“We had an amazing time! He walked me to my car, I drove him to his and he kissed me. Then he asked if he could call me. I gave him my number. He texted me right then, so I would have his. Haven’t heard from him since.”
That’s the short version of a friend’s latest Tinder date. The long version has even more details of a positive experience. They met and messaged through Tinder, so if he ever wanted to call her, he had to ask for her phone number. However, he also didn’t have to ask. He could have just said “have a great night!” Her sadness is something I’m sure you all know someone or have gone through this before. Great date, no call. What the (insert your own explicative word here)?!
I am not a proponent of online dating. I have talked about it in Eye to Eye. I think all the dating apps keep our eyes on our devices and not on the present surroundings. Where there happen to be people! But no one is looking up so no one is meeting any one. Try it, walk into a cafe or restaurant and see if anyone is actually looking up? Aside from the fact that it’s terrible for your posture and spine strength you cannot meet people with you head down.
All the social media in the world has actually made us more lonely. Less connected. Now, these apps also make us believe that there are plenty of fish in the sea. Everyday more options, matches flood your inbox or app. You wake up and right there in your inbox or alerts is a fresh batch of new matches. People the app thinks are perfect matches for you! It’s not that much of a mystery why there was no call after a great date. They got home and after the typical 48 hours they already have had 10-30+ “matches”. Why wouldn’t they want to try out these other options first?
Dating websites do best the more people who are signing up for their services. The more profiles the more matches you’ll get the longer you stay on their site and the more money they make. Sure, they do need to make actual matches to have “success” stories. But, one thing dating websites and apps cannot do…make people actually go past the first intro, first communication or even a first date.
When I did online dating it was more to test out my Red Flags and Duty Dating. I’ll admit I wasn’t looking for Mr. Right. I was using Mr. Right Now to get me back in the dating saddle again. But, I fell into the temptation too. The massive amount of matches it’s easy to hit “like” on a profile then swipe to the next and hit “like” again. I felt like I was putting clothes on a wish list or adding men on a Pinterest board.
I had nothing invested, other than the time I was wasting, roaming the Internet dating site much like a flash sale on shoes. I put a bunch a men in my basket and then before checking out moved onto the next site.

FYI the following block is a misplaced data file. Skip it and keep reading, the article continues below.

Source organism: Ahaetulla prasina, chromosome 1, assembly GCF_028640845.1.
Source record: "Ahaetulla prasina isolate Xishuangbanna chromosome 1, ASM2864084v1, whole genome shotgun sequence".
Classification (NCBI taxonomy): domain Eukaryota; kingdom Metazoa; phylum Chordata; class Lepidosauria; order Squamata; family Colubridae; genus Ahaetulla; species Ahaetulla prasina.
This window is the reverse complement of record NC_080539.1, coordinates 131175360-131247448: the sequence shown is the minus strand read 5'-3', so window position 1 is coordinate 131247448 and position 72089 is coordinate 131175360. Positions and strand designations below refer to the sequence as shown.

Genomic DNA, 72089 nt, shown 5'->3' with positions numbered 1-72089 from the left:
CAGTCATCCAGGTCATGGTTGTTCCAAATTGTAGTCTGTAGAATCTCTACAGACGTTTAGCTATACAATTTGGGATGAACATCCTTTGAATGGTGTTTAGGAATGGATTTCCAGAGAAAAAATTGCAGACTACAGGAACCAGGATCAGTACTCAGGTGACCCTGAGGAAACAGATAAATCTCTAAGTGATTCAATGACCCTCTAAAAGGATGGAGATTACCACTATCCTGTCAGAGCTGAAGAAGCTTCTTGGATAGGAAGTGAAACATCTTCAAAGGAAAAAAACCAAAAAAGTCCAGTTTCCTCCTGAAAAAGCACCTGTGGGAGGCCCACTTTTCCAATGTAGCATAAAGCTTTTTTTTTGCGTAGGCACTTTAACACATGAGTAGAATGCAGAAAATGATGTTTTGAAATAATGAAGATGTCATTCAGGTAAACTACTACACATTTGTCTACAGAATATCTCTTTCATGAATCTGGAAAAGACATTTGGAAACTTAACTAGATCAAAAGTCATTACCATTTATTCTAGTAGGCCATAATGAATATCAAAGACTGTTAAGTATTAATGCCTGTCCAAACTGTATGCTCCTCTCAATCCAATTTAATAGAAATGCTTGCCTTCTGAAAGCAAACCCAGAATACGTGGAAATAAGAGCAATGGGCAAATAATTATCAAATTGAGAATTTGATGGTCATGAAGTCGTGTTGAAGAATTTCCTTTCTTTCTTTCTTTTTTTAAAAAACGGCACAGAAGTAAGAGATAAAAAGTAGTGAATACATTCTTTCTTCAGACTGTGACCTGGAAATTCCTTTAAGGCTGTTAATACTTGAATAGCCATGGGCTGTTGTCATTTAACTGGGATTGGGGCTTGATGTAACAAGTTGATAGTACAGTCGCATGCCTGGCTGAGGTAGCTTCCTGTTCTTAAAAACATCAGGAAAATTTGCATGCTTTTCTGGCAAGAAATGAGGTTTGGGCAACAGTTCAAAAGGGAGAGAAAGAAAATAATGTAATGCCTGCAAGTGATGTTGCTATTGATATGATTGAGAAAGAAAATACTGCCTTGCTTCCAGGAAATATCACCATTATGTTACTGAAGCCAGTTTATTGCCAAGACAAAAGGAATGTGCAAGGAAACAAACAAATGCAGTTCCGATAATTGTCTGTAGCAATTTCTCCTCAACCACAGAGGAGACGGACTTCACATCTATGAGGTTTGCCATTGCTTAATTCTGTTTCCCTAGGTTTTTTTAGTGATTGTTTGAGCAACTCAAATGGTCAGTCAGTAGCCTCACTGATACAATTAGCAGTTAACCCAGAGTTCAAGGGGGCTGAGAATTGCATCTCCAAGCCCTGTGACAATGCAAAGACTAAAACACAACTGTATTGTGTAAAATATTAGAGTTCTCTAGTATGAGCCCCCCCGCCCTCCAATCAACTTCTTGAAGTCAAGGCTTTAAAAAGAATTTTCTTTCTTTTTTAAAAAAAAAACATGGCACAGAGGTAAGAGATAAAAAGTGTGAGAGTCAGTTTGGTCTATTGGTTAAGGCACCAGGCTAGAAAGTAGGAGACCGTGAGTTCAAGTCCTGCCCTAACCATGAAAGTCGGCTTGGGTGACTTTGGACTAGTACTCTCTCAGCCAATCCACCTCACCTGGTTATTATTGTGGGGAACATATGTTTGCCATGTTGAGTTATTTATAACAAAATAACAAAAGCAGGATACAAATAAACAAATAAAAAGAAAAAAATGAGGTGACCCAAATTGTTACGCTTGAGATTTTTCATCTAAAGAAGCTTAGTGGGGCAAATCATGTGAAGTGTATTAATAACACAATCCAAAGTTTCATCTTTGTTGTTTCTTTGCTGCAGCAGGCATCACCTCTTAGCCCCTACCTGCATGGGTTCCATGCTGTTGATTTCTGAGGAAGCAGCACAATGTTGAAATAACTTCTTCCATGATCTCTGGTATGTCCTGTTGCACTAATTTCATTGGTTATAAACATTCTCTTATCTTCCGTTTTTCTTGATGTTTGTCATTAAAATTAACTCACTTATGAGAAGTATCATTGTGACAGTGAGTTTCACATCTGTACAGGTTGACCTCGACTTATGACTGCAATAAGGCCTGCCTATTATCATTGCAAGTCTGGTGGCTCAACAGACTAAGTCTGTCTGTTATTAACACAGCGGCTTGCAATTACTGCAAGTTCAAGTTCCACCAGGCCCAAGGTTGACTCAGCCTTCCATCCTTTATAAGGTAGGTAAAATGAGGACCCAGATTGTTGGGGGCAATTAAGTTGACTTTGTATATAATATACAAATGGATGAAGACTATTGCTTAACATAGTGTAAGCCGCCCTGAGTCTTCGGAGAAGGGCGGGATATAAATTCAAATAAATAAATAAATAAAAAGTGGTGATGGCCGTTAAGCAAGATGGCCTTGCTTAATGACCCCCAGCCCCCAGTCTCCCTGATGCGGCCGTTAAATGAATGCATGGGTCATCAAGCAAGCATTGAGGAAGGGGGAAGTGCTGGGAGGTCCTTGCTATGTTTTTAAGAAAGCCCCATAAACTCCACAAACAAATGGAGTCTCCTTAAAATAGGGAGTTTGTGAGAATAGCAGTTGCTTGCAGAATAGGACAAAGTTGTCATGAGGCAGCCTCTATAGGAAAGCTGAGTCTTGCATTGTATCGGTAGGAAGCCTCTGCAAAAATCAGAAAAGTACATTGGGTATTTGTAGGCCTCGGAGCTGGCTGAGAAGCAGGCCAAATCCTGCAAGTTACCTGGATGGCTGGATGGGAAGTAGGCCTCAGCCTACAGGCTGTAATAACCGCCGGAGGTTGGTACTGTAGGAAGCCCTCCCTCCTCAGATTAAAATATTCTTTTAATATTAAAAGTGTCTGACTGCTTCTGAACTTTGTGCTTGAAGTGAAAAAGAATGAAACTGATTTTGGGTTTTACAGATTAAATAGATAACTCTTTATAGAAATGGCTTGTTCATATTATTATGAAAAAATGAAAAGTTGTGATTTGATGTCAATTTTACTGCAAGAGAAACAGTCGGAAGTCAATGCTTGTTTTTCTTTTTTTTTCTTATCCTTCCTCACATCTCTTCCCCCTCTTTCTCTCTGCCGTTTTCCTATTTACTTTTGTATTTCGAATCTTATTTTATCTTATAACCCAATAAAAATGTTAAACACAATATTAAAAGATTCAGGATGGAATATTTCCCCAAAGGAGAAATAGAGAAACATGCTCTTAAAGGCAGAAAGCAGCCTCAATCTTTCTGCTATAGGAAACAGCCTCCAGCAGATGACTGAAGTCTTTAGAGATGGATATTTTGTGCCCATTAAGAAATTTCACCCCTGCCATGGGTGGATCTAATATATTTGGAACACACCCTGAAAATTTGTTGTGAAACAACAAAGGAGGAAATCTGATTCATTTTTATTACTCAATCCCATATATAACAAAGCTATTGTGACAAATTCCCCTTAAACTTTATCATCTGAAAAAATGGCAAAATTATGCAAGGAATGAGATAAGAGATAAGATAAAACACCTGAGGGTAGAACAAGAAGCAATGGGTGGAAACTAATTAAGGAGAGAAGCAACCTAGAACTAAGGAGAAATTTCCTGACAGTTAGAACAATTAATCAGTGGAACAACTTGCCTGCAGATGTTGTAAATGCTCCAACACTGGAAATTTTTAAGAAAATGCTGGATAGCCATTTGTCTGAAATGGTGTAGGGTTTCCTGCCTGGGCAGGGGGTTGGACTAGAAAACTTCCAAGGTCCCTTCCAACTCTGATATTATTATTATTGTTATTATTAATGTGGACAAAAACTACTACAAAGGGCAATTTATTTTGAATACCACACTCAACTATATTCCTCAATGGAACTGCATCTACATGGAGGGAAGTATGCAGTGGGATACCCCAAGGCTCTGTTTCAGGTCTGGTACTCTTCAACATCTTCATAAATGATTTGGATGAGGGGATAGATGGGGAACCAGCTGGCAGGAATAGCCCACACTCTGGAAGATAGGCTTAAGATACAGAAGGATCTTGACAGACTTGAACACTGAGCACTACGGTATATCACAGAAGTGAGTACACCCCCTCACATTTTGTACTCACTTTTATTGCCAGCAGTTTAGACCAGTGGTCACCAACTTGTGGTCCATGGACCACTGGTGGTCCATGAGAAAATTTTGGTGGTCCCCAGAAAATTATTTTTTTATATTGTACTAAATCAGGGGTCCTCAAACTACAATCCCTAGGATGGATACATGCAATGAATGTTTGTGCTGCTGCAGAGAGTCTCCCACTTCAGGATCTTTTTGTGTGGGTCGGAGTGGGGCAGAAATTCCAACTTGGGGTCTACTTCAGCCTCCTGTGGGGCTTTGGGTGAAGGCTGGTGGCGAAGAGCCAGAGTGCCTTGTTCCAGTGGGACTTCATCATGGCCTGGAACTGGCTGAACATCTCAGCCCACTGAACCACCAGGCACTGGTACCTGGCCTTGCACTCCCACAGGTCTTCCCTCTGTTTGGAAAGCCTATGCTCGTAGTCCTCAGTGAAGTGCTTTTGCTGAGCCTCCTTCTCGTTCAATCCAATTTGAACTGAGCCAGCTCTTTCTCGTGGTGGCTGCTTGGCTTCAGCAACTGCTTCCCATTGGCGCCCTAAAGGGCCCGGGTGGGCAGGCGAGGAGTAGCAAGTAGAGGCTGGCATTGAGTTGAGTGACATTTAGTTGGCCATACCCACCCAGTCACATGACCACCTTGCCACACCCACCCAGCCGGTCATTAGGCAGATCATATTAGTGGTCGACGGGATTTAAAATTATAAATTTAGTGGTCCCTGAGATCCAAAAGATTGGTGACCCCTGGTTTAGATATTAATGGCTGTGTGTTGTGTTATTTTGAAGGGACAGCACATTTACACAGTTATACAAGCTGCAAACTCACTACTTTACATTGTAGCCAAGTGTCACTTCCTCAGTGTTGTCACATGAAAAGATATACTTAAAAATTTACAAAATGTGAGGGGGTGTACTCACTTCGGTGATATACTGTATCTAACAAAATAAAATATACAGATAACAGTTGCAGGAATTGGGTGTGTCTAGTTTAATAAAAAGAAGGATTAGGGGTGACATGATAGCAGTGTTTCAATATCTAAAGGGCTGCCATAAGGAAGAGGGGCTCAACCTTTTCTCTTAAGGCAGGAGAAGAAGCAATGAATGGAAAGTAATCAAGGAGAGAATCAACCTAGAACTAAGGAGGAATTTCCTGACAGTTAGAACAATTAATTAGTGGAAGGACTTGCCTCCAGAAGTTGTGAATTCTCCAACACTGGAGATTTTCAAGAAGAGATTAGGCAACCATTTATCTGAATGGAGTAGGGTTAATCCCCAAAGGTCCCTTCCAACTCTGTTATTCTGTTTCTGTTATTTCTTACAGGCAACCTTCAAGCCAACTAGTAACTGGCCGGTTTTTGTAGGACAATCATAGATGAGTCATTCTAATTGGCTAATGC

So, can I blame this guy for taking her number then getting distracted? No. Do I blame him? No. I blame us all. I blame the social media marketing. This situation is a mess.
Do I think there one person for everyone? No, but there are not as many fish in the sea as dating apps and sites would have you believe. The 30+ matches I had each week from match I probably spoke to one or two a week via email. Went on 1 or 3 dates. E-Harmony actually set me up with my Ex (who by the way I met online and was told he was a 91% match…I can honestly say we were not).
I do not think that many people on those sites are actually ready to commit even though they say they are. I think they are on there so that they feel they have their finger on the pulse of dating. Because, it is easy to get a date off a site then in real life. The rejection of a date online is not as tough as the rejection of asking out someone in person..face to face. Honestly, what’s so terrible about rejection anyways? Isn’t it better you get rejected then to always wonder what if?
So, what are you to do? What’s s single person trying to meet someone to do?
1) make sure your honest in person and online
2) be bold: if you see someone out and about that you’re attracted to make eye contact and maybe even say something. Start a conversation.
3) have fun: dating is the fun part, if it leads to a relationship or marriage awesome. If it doesn’t better to find out sooner than later. But it should be fun in the beginning.
4) say yes if you mean it. Don’t be so focused on dating that you date or want to date someone so much that you trick yourself into having feeling for someone you don’t.
5) try something new. I’m not just taking new hobbies but new people. The “he/she is not my type” is lame and out dated. If your type was working for you then you’d be living your happy ever after.
My friend from the date is moving on. This one not worthy of another thought. She told me she likes a friend of a friend (I think she’s been interested for about a year). She’s going to get bold and invite him for a drink. The worst thing is he says no. She won’t die. The best thing it works out! I’d say the risk is worth it.
My dears, get off your apps and your phones during the hours you can be in public meeting people and living life. I know there plenty of people who fall in love and live happily from online dating. But, not everyone does. So, just like a stockbroker doesn’t put all his money in one companies stock. Don’t out all your stock in dating online. Keep yourself available to meet people multiple ways.
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